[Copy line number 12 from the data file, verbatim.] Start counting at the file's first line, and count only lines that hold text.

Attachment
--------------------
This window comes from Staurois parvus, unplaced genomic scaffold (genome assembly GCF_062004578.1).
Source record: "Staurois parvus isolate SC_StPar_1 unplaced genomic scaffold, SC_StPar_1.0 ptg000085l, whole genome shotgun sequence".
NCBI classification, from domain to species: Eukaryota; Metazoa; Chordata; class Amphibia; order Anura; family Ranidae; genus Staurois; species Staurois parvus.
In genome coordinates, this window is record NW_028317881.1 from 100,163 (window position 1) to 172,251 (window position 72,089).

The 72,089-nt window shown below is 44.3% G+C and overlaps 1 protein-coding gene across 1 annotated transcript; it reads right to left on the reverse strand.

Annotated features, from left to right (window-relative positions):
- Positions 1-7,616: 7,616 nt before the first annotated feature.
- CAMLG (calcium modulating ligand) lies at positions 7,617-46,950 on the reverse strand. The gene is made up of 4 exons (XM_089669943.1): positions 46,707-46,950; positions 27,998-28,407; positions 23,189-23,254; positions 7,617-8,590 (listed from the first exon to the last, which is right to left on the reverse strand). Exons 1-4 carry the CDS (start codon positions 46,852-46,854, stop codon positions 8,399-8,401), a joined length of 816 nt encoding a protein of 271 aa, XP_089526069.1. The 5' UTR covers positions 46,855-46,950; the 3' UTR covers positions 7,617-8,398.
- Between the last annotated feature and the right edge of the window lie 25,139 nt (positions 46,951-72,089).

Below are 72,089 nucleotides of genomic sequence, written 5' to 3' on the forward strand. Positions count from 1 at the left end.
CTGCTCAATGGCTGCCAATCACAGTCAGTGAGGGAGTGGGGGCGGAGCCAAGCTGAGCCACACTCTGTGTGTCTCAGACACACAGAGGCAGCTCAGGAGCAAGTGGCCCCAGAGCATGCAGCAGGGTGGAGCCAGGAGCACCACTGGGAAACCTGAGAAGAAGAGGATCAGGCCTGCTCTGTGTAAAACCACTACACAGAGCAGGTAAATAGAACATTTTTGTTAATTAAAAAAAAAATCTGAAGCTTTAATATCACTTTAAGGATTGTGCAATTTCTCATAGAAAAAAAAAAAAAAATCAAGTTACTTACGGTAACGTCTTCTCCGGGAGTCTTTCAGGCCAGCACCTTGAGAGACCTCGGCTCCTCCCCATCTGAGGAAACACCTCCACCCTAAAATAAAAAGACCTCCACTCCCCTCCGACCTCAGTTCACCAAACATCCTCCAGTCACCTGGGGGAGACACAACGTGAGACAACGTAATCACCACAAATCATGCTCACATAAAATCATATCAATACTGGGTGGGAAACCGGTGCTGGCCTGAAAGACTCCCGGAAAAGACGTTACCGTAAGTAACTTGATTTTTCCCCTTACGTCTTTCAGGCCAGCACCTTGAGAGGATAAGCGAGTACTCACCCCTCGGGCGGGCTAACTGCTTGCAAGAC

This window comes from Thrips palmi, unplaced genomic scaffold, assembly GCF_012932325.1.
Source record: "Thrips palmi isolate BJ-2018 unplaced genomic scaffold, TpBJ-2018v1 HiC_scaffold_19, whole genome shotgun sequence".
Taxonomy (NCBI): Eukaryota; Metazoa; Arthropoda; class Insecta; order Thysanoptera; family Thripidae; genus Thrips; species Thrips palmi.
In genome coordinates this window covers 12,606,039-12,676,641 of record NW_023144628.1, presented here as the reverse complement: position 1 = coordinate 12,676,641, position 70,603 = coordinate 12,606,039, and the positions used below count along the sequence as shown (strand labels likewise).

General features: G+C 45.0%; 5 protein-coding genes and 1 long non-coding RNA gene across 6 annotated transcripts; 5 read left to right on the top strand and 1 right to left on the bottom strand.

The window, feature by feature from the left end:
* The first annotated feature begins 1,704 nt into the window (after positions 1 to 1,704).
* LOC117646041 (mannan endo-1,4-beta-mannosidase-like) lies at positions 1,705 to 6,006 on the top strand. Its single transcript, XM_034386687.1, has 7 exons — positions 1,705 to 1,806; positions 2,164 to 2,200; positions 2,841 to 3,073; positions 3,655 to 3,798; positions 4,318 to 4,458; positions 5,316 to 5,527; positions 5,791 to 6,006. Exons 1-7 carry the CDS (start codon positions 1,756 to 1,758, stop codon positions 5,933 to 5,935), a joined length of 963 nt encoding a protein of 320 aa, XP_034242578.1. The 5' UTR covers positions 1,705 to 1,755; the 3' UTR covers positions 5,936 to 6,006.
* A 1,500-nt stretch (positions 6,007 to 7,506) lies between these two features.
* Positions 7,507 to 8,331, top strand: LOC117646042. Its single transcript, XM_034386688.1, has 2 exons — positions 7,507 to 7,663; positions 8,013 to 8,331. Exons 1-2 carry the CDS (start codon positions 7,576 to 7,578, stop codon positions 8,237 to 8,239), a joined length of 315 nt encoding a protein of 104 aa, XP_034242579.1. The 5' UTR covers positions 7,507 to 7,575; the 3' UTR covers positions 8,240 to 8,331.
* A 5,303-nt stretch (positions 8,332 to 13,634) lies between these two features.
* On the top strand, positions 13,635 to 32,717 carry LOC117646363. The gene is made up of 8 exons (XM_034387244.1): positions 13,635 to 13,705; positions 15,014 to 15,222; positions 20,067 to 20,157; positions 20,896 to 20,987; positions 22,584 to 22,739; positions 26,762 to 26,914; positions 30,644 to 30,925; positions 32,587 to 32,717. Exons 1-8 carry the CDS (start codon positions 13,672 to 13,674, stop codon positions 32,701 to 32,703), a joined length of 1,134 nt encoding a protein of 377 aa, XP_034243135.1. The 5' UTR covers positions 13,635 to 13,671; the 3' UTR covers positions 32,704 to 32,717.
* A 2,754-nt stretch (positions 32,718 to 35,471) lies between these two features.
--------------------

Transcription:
This window comes from Thrips palmi, unplaced genomic scaffold, assembly GCF_012932325.1.